Instead, choose certain fast-acting carbohydrates that you like just enough—but not the ones you love. Personally, I use things like Skittles, gummy Life Savers, or gummy bears. I’m never going to overeat these types of foods. I just don’t care about them that much.
And then save the ice cream treat for when your blood sugar is stable, you can think rationally about the insulin you need to take for the ice cream, and you can actually enjoy it.
(This also means no longer shaming yourself for eating things like ice cream in general. Diabetes can have a big impact on your relationship with food. I give myself the freedom to eat dessert once a day. This prevents me from feeling deprived and binge-eating those tastier treats.)
Think about types of fast-acting carbs you are less likely to overeat and get a good stash of those items. Keep them in your house, your office, your gym bag, your car—including your partner’s car—and your nightstand.
Then establish a personal rule for yourself: This is what I will use to treat low blood sugars unless they are truly unavailable.
Tip #2: Distract your brain with a harmless item to chew or drink.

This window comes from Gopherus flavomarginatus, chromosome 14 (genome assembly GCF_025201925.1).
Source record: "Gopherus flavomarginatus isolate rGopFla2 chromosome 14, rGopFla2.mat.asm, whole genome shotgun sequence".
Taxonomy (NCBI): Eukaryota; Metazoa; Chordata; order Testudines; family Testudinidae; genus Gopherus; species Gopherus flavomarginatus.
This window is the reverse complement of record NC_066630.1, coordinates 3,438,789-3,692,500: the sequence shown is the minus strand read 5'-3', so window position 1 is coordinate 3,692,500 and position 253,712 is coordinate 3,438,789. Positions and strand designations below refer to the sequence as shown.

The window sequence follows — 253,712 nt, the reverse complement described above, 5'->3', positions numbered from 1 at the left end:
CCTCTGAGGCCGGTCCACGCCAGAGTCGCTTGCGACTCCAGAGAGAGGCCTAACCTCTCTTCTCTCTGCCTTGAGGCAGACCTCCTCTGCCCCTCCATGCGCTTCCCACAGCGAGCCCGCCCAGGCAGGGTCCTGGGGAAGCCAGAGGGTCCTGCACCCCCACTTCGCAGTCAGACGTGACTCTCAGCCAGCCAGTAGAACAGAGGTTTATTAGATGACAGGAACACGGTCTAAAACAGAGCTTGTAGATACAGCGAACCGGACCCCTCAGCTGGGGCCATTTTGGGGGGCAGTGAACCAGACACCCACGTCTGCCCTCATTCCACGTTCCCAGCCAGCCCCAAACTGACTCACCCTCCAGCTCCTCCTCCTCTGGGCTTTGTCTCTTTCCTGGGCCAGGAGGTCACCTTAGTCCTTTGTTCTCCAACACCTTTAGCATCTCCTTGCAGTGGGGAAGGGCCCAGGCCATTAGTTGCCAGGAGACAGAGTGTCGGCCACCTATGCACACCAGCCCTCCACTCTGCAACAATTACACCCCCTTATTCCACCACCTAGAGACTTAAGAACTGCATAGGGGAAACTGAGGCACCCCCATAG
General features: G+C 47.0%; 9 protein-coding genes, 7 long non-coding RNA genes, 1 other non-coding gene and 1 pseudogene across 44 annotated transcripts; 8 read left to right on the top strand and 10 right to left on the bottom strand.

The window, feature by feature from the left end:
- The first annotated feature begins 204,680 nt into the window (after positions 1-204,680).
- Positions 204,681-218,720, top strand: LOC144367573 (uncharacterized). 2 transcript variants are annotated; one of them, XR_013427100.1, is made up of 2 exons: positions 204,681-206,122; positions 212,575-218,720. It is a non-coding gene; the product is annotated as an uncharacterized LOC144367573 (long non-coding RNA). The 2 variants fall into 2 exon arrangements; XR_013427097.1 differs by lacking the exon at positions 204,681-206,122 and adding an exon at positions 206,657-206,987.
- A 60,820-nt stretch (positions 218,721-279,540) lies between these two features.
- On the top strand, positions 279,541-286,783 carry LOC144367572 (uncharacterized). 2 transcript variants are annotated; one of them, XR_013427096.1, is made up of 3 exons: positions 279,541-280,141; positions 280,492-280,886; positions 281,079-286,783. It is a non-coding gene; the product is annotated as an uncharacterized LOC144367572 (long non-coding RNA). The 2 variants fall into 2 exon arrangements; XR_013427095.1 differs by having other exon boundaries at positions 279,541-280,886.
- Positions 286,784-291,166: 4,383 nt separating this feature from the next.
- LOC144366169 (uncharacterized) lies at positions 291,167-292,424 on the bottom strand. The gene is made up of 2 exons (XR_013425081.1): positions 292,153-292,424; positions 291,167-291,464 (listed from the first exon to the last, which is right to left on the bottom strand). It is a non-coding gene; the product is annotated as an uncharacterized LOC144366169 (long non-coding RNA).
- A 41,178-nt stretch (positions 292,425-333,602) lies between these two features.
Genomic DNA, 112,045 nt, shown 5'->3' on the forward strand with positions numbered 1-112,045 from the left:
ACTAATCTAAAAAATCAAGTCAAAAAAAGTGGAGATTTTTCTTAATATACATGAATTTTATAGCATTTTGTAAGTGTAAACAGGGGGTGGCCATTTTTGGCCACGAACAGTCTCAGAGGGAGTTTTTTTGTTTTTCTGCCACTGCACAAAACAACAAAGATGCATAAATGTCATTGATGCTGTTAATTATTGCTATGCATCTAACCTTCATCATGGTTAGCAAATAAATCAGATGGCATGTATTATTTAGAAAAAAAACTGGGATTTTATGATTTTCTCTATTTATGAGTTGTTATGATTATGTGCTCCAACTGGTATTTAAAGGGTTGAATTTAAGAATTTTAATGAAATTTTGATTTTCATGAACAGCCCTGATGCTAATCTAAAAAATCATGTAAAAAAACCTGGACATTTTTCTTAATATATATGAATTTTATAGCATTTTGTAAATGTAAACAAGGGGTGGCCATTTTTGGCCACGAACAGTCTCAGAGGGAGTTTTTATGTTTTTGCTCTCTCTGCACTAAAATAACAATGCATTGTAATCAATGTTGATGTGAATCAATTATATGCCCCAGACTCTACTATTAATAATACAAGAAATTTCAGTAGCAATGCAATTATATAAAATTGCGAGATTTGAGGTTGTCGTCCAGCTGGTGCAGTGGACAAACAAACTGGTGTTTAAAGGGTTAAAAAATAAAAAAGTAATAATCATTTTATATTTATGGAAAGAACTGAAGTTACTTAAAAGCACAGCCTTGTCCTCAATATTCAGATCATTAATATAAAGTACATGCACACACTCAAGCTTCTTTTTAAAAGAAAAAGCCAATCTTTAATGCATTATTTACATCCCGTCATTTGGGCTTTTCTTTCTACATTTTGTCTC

There are a few ways you can distract yourself from the cravings that come with low blood sugars. Depending on the situation, here are a few options that work for me:
- Drink a tall glass of ice water: Something about cold, cold water feels really good to my brain. It truly feels like the water is seeping into my skull and cooling down every cell.
- Chew gum: Sometimes simply the act of chewing something, working those jaw muscles, feels really good to the part of my brain begging for more food. It’s almost like I’m tricking my brain into thinking that I’m eating a giant slice of chocolate cake simply because my jaw muscles are working. It may take five sticks of gum, but that’s far better than five bowls of cereal.
- Chew carrots: For the same reasons just mentioned with chewing gum, carrots offer that intense chewing action that seems to calm down the urge to binge. And really, it’s hard to overeat carrots.
Sure, nothing is going to feel as good to your brain as a canyon-sized bowl of Frosted Flakes, but these ideas can help you get through the most intense cravings for more food until they calm down.
Tip #3: Get out of the kitchen—and go sit on your hands.
Don’t hang out in the kitchen when you’re low. Just don’t. Go lie down on the couch or sit at your desk—anywhere but the kitchen.
On the same note, I find it very helpful to keep fast-acting carbs next to my bed so I never have to visit the kitchen for a midnight low. Nothing good can come from visiting the kitchen for low blood sugars in the middle of the night.